SCA Friday Plenary: David E. Hoffman

Happy Friday! First up at Society of California Archivists’ Annual General Meeting: David E. Hoffman, “Inside the Kremlin: Unraveling the papers of Vitaly Katayev and Soviet thinking during the latter stages of the Cold War.”

Talking about how he used an archives for his research for his book (The Dead Hand: The Untold Story of the Cold War Arms Race and Its Dangerous Legacy He won the 2010 Pulitzer Prize for General Non-fiction.) Tried to write a book from his archival research and his own experiences.

Parallels he saw: Cold War Symmetry with shape of bombs, space shuttles, etc. in the thinking and engineering.

Asymmetry after the Cold War was in understanding and making sense of the Cold War. In the United States= triumphant versus in Russia= introspective and reflective, not triumphant

Challenge: how to write a history that reflects both sides and also getting access to archives (lots of stuff still not open) Very difficult to get into archives in Russia

Goal: To tell the Cold War story from both sides and try to figure out what was going on in the Soviet system

Discovered papers of Vitaly Katayev (former professional staff member, Defense Department, Central Committee, 1974-1991). 10 boxes of papers acquired by Hoover Institution Library and Archives prior to 2001. These papers are very important as most information from the Kremlin is not available. (Katayev died in 2001) In November 2004, Hoffman received a Hoover media fellowship and used time to search collection of Katayev papers. No finding aid, not processed collection. Hoffman was a third of the way through his book research when he began with Katayev’s papers.

Found two inventories: one in Russian and one in English. The one in English referenced 79 floppy, but only a few floppy disks found in the collection. The collection was quite raw-not processed and no finding aid.

Found insights into Soviet thinking that never seen before through the records of Kataylev (many bound volumes). Kataylev wrote a manuscript on the reactions of the Kremlin to Regan’s announcement of SDI (aka Star Wars). Ideas for tons of missiles, a Soviet Star Wars program, etc. Very detailed notes and technical details on spreadsheets. A treasure trove of information, not on Kremlin gossip, but on important technical tests and meeting decisions. This collection allowed Hoffman to see into the Soviet thinking during the Cold War that wasn’t understood before using Katayev’s papers.

Hoffman did an index of nine boxes in 2005 and did a survey with Pavel Podvig in 2006. (Lucky archivists to get the help to index the collection!)

The papers have allowed Hoffman, with the help of scientists, to piece together insight about the actual capacity of the Soviet Union in terms of accuracy of missiles and other technologies. A big mystery was how much Gorbachev knew about the Soviet biological weapons program. United States discovered that the Soviets were not following the agreement to not create chemical and biological weapons.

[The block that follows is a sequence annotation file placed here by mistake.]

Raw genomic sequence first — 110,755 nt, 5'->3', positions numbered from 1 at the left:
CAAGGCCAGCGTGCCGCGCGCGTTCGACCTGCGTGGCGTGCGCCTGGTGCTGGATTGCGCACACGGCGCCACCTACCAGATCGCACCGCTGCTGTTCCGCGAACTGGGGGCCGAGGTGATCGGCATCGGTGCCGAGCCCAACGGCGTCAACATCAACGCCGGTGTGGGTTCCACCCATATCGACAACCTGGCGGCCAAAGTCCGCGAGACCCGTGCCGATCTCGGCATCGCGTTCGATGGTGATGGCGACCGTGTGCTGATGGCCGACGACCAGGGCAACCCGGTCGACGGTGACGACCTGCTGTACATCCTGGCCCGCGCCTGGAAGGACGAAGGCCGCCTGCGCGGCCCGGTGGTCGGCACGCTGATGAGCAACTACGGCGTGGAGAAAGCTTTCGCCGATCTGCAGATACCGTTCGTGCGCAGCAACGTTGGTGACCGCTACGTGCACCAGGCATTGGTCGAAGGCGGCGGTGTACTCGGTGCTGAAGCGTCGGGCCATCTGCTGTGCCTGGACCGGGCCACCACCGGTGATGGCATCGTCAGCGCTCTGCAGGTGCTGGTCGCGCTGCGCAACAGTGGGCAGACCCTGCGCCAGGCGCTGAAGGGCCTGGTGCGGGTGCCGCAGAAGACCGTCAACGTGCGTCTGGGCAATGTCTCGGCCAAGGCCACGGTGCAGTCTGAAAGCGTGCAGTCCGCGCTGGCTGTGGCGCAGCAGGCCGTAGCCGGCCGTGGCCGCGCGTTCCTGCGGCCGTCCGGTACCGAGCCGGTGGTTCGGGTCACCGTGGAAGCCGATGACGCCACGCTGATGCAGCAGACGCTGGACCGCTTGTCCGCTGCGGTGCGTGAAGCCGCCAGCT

In 2007, when the box was able to be opened in Kataylev’s collection, Hoffman found documents chronicling the Kremlin’s decisions on biological weapons. Shows decisions under Gorbachev began in 1986. Up until this was revealed, we didn’t know who knew in the Soviet Union and when. The Central Committee resolutions means, according to Hoffman, that Gorbachev must have known about the biological weapons program.

Katayev took very good notes (was the official note-taker at many meetings). Because of his great notes, Hoffman has been able to piece together a lot of new insights on the Soviet weapons programs.

In August 2007, Hoffman met Ksenia Kostrova (26) the granddaughter of Katayev. She was very close to Katayev and became the custodian of his records after his death. Discovered in apartment: family photos, additional documents, 79 floppy disks, and a memoir. From August to December, Kostrova made a mast index and Hoffman photographed all of the paper documents. Copied all the disks and sent entire collection via FTP to Washington immediately. Was able to read 40 of the disks. (Talk about a find for a historian–it’s amazing!) But had problems reading the files. Talked with Kostrova about the procedure to open the files she did when she was 11 years old to decode the files. 19 more of the floppy disks had recoverable data, done by a UK specialist.

Didn’t have to use Russian official archives. Much of the collection is still raw with many documents to be examined. No official Russian government reaction to Hoffman’s book. Hopefully Katayev’s memoir will be published sometime next year.

Take Home Message: Archives are exciting and you can find information that is unique and incredibly important for the understanding of past events and reactions to these events. Many times, you have to do a lot of work and sort through a lot of documents, but it is worth it in the end. Nice work, Mr. Hoffman.

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